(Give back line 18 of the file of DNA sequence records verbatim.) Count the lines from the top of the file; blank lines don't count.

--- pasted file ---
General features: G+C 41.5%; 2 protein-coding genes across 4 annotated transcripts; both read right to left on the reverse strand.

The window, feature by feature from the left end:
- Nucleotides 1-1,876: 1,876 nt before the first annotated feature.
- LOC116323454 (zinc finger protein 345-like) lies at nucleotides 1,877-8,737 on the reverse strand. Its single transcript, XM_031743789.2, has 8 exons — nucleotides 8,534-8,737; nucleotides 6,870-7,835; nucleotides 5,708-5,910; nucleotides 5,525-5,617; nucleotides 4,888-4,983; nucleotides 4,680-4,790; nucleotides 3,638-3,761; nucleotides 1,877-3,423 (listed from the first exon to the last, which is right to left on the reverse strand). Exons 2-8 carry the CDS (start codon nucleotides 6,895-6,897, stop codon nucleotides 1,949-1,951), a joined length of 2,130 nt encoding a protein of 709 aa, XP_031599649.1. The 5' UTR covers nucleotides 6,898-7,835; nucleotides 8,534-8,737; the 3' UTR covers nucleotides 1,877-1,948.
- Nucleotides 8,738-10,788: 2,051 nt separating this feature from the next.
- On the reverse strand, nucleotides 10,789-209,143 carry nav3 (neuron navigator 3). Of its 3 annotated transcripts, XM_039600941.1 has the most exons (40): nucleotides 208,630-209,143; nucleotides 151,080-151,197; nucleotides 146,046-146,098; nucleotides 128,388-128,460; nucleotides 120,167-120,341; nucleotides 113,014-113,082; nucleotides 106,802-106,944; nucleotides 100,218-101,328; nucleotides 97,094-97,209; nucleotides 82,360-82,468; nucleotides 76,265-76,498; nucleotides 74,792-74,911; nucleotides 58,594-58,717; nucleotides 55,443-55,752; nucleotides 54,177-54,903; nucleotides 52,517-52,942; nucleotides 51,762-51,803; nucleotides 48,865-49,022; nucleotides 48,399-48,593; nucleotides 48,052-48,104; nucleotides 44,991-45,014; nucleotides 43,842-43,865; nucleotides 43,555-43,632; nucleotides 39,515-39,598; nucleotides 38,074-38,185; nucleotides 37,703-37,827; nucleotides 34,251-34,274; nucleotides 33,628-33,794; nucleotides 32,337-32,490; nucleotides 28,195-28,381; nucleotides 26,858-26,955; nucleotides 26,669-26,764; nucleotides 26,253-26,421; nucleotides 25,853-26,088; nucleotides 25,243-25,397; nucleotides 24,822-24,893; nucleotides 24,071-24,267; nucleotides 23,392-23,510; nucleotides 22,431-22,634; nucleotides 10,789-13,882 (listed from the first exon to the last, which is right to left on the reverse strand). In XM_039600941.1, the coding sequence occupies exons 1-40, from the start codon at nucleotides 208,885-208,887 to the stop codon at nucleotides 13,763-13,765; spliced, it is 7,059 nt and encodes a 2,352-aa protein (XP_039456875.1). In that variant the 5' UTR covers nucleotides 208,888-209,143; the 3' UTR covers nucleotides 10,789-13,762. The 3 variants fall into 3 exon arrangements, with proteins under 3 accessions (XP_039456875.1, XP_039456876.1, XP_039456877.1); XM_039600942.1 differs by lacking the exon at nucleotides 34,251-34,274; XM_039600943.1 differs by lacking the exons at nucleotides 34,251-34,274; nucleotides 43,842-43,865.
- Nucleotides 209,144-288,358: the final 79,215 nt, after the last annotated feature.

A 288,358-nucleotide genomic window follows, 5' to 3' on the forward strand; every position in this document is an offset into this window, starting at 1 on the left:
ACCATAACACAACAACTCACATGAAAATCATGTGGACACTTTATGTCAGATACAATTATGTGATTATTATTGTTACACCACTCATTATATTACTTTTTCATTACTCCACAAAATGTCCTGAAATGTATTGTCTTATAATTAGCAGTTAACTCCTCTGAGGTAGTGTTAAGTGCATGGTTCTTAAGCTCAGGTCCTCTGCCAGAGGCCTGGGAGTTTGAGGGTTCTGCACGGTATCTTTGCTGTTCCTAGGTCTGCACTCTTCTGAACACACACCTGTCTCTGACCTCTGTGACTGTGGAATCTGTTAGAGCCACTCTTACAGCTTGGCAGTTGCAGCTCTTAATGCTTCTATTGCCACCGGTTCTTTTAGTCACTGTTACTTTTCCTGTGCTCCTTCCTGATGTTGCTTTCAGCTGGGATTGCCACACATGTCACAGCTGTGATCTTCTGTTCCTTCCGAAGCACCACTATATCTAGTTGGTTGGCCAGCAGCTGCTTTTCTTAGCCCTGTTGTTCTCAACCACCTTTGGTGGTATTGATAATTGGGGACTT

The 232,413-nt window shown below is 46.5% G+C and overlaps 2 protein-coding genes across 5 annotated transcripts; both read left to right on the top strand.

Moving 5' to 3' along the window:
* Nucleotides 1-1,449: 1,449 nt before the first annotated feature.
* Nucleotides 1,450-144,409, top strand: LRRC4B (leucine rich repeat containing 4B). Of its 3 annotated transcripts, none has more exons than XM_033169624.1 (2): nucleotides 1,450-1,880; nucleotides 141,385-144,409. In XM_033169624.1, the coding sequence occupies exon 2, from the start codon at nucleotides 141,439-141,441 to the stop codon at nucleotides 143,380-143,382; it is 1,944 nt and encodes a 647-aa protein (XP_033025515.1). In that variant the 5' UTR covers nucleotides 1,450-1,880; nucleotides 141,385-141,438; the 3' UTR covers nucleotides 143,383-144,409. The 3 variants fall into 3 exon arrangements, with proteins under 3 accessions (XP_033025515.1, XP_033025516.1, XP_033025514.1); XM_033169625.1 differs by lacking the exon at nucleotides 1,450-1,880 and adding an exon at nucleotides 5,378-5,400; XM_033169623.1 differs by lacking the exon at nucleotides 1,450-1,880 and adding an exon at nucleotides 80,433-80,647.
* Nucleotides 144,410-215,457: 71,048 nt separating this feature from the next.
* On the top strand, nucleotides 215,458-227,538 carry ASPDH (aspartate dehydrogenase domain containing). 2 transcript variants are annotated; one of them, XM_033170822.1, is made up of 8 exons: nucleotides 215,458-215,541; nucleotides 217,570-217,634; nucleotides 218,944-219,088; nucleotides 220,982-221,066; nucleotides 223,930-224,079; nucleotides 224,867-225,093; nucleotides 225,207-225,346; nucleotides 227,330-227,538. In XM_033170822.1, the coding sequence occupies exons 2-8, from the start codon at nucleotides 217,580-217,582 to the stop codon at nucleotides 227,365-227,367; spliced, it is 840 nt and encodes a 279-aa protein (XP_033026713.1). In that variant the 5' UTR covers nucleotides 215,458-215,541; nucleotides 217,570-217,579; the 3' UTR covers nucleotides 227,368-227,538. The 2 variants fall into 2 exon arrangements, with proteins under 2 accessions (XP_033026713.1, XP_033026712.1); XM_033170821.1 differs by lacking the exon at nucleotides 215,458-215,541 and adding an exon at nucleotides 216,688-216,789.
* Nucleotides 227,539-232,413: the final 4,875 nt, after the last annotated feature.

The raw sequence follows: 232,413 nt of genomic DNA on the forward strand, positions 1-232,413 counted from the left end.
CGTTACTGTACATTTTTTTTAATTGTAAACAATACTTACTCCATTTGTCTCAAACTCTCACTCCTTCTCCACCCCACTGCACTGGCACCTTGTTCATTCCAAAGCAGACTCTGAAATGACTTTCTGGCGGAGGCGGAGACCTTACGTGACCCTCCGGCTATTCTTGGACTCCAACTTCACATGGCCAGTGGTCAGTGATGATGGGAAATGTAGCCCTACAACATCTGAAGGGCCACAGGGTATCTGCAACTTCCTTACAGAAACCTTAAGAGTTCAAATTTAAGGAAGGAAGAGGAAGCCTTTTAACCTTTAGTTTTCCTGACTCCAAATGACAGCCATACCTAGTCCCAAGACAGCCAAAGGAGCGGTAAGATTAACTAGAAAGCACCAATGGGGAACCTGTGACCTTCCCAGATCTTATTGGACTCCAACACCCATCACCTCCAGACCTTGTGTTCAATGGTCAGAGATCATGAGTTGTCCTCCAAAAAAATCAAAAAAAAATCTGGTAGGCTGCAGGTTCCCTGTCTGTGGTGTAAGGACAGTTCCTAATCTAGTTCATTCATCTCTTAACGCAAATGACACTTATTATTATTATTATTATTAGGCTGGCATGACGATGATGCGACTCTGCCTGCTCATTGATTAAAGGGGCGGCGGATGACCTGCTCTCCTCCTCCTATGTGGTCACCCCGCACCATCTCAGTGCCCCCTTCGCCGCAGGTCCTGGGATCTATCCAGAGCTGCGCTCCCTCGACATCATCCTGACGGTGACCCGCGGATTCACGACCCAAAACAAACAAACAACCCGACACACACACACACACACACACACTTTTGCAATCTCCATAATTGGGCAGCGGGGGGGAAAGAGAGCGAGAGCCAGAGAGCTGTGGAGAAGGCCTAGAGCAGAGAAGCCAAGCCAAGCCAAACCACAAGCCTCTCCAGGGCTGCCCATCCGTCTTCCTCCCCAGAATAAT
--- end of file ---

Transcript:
CGTTACTGTACATTTTTTTTAATTGTAAACAATACTTACTCCATTTGTCTCAAACTCTCACTCCTTCTCCACCCCACTGCACTGGCACCTTGTTCATTCCAAAGCAGACTCTGAAATGACTTTCTGGCGGAGGCGGAGACCTTACGTGACCCTCCGGCTATTCTTGGACTCCAACTTCACATGGCCAGTGGTCAGTGATGATGGGAAATGTAGCCCTACAACATCTGAAGGGCCACAGGGTATCTGCAACTTCCTTACAGAAACCTTAAGAGTTCAAATTTAAGGAAGGAAGAGGAAGCCTTTTAACCTTTAGTTTTCCTGACTCCAAATGACAGCCATACCTAGTCCCAAGACAGCCAAAGGAGCGGTAAGATTAACTAGAAAGCACCAATGGGGAACCTGTGACCTTCCCAGATCTTATTGGACTCCAACACCCATCACCTCCAGACCTTGTGTTCAATGGTCAGAGATCATGAGTTGTCCTCCAAAAAAATCAAAAAAAAATCTGGTAGGCTGCAGGTTCCCTGTCTGTGGTGTAAGGACAGTTCCTAATCTAGTTCATTCATCTCTTAACGCAAATGACACTTATTATTATTATTATTATTAGGCTGGCATGACGATGATGCGACTCTGCCTGCTCATTGATTAAAGGGGCGGCGGATGACCTGCTCTCCTCCTCCTATGTGGTCACCCCGCACCATCTCAGTGCCCCCTTCGCCGCAGGTCCTGGGATCTATCCAGAGCTGCGCTCCCTCGACATCATCCTGACGGTGACCCGCGGATTCACGACCCAAAACAAACAAACAACCCGACACACACACACACACACACACACTTTTGCAATCTCCATAATTGGGCAGCGGGGGGGAAAGAGAGCGAGAGCCAGAGAGCTGTGGAGAAGGCCTAGAGCAGAGAAGCCAAGCCAAGCCAAACCACAAGCCTCTCCAGGGCTGCCCATCCGTCTTCCTCCCCAGAATAAT